Gegenpressing or Counter Pressing Concepts

 

Below are 11 Important Points When Teaching Gegenpressing or Counter Pressing  Tactics: If you are interested in learning more you can get my ebook: Gegenpressing and Counter Pressing Made Simple on amazon.com

  • The team must recognize if they have sufficient players around the ball to press (3-5 players recommended). Recent research from Prozone Sports suggests that in order for counter pressing to be effective, the first defender must pressure within 2.4 seconds of losing possession, while the second defender must pressure within 5.5 seconds of losing possession. The first defender or nearest player to the ball must be very aggressive and not hesitate in the pressing action. It is also vital that players do not dive-in or become reckless and undisciplined in their individual defending. If the initial press is broken because of poor defending technique and lack of discipline, Gegenpressing tactics will fail, as the team will be extremely vulnerable to the counter attack. If the first and second defenders pressure with discipline within 2.4 and 5.5 seconds, the chance of forcing the opponent to give away possession will be high. Counter pressing is most effective if the pressing is carried out with 3-5 players that can swarm the opponent in possession.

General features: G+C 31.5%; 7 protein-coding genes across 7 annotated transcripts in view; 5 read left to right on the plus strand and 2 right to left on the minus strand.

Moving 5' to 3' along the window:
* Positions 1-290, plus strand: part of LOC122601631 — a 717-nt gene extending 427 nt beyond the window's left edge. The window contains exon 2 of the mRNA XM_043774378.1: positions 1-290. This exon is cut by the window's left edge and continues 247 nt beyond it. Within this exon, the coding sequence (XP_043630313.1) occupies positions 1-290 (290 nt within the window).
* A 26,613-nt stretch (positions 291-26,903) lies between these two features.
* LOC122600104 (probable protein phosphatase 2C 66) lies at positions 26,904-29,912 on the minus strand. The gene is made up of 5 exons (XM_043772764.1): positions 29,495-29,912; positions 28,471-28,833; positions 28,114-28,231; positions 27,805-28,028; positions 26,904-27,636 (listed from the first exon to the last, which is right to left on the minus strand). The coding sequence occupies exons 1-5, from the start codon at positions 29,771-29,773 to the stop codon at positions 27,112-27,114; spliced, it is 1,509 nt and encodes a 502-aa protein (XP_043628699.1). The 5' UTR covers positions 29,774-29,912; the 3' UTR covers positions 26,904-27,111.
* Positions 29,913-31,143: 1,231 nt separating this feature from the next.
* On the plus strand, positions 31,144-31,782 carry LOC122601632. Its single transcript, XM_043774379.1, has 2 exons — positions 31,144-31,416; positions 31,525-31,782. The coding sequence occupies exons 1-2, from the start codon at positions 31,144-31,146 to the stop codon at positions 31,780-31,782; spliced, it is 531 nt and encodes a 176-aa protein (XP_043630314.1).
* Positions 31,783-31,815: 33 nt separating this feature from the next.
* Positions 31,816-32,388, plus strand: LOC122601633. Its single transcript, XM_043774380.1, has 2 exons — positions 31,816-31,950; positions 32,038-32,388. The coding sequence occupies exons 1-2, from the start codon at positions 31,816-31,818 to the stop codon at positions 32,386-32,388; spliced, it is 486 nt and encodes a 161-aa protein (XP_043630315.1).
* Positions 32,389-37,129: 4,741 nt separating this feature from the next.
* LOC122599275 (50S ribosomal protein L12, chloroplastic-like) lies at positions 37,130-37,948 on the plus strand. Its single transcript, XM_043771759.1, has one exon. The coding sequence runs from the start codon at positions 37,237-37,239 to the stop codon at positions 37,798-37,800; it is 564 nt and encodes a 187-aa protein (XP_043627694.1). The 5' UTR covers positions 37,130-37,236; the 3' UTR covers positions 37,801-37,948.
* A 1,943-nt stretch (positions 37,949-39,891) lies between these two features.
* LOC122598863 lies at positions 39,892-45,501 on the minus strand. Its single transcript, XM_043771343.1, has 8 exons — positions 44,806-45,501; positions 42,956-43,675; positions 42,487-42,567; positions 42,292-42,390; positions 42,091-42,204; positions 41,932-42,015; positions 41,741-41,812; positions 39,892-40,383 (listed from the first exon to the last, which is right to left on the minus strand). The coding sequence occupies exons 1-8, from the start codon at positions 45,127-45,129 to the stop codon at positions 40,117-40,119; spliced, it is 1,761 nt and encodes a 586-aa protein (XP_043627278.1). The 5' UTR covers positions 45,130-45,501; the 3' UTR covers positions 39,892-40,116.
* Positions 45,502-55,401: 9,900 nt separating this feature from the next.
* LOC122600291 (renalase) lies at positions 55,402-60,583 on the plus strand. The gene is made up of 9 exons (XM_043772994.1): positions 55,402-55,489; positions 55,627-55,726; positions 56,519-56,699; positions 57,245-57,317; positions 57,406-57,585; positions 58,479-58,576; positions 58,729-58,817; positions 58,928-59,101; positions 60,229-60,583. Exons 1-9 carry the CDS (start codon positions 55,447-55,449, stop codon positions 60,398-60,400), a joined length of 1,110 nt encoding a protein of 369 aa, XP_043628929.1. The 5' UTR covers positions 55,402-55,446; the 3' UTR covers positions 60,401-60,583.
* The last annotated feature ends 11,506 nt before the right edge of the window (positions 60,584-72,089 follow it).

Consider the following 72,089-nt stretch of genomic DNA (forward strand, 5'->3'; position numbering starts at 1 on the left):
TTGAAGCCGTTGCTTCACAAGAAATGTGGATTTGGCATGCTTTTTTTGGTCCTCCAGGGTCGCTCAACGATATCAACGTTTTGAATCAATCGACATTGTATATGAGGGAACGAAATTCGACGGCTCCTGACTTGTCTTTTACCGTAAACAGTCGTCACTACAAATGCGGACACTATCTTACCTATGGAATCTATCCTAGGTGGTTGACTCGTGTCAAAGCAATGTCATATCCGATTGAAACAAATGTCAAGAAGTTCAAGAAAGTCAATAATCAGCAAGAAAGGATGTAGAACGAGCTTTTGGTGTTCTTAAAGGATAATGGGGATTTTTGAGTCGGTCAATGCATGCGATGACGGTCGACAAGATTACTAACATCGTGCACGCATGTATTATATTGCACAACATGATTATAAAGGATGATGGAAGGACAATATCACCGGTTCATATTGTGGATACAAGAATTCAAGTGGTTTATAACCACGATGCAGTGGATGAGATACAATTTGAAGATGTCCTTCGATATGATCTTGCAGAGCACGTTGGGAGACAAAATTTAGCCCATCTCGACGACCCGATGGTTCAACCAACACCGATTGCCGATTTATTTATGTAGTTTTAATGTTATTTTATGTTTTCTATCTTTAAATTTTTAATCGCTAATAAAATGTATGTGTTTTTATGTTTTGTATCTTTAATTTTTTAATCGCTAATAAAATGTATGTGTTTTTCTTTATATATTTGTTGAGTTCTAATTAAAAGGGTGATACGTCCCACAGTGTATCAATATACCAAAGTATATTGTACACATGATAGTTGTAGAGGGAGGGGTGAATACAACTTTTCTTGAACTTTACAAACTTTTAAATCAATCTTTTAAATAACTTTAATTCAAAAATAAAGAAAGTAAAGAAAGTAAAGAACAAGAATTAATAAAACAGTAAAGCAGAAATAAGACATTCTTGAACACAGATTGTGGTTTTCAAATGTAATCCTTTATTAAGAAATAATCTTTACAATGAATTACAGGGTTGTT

• The players who are not involved in the counter pressing will serve two purposes. First, the deep players in the backline must make sure no long balls can beat them over the top on the counter attack. Second, you may elect to leave an attacking player high, not involved in the counter pressing. The idea would be to win the ball and immediately look for that attacking player positioned high, who could start the counter attack and possibly score. The striker or strikers (depending on the formation) play a crucial part in the success of Gegenpressing. The strikers are required to work tirelessly, pressing and getting themselves into good counter attacking positions. Strikers who want to walk back after losing the ball or making a run will never be able to play in a counter pressing team. In fact, there is little room in the modern game for what we call luxury players anymore. These are players who only really want to work when the ball is at their feet.